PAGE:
How can humans not be immune to pollen


Humans have allways lived in within reach of nature and forests, some more than others depending on where you live in the world. But how can we still not be immune to something like pollen by now? Something that we have been affected by every summer ever? Why doesnt our immunesystem adapt to it? Can animals have pollenallergy to?

In: Biology

4 Answers

Anonymous 0 Comments

As others have said, allergies are the immune system overreacting to harmless substances. It’s not really an issue of being “immune” or not. Plenty of people don’t have allergies or don’t have allergies stemming from pollen. I personally have a ragweed allergy, so I’m fine when flowers and trees are releasing pollen.

But to answer the question about why it hasn’t evolved away, it’s a mix of what other people have said about allergies not necessarily preventing people who have them from reproducing and the fact that overreacting is more advantageous than underreacting. Your immune system is capable of doing many things to get rid of pathogens. Inflammation and fever are a type of response that makes conditions harder on bacteria and viruses. If the body couldn’t do this, there would be a lot of diseases we couldn’t effectively fight off, but for some infections, the increase in temperature isn’t as necessary. And in the case of physical injury, the body can sometimes overinflame the area because inflammation helps to prevent infection and start repairing damage. But there’s a point at which those responses stop being helpful. A pollen allergy is one of those issues.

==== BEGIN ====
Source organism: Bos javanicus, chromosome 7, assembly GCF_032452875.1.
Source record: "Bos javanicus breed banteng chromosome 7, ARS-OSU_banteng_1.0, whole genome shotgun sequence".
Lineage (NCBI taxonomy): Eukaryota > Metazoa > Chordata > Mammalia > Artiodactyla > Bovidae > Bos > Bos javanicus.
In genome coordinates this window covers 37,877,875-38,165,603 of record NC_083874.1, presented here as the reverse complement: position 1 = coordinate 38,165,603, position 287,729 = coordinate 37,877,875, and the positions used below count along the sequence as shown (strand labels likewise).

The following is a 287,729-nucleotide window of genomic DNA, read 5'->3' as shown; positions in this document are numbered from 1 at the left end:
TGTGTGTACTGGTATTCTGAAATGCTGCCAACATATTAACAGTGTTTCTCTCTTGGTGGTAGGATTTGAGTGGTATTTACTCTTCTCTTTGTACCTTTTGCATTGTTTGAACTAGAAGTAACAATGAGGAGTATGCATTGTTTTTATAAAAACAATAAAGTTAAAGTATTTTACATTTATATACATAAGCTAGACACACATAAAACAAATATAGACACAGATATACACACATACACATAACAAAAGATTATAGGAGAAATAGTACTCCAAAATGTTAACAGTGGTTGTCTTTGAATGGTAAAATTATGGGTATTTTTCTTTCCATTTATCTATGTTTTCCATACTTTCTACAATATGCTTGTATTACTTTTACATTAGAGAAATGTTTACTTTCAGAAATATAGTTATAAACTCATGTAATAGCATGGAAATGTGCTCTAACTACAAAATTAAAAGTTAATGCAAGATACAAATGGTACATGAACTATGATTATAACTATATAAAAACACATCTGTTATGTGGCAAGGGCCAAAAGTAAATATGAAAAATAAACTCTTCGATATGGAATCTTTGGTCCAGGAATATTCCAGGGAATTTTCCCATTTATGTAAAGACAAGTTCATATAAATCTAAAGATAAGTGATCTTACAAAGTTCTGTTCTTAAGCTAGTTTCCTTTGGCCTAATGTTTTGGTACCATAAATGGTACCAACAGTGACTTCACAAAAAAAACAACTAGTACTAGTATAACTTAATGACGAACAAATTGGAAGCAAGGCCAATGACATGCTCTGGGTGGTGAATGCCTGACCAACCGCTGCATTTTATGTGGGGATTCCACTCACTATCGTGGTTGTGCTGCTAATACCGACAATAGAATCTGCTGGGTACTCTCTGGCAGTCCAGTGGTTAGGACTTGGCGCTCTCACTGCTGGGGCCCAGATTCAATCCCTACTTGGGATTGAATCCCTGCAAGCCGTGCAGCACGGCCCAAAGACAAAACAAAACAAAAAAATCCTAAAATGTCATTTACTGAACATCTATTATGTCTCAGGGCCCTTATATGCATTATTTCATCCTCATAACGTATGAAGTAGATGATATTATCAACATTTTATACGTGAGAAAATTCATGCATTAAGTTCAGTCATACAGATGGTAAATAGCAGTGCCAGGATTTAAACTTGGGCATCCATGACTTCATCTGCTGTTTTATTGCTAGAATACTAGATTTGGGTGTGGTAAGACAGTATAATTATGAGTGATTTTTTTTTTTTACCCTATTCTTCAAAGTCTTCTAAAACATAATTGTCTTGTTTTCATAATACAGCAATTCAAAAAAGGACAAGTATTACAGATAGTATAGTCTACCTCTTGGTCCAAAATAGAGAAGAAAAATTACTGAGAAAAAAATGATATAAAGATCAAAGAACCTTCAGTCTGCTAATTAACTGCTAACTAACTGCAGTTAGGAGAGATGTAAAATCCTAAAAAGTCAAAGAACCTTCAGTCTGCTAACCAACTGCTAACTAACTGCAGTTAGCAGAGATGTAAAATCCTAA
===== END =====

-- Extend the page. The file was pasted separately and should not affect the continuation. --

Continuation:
There’s also the fact that fear of allergies caused people to prevent their infants from being exposed to allergens because the scientific consensus was that it was safer that way, but we recently found out that early exposure to potential allergens while the immune system is still developing helps the body recognize that they’re harmless before the immune system is able to overreact when making threat assessments.

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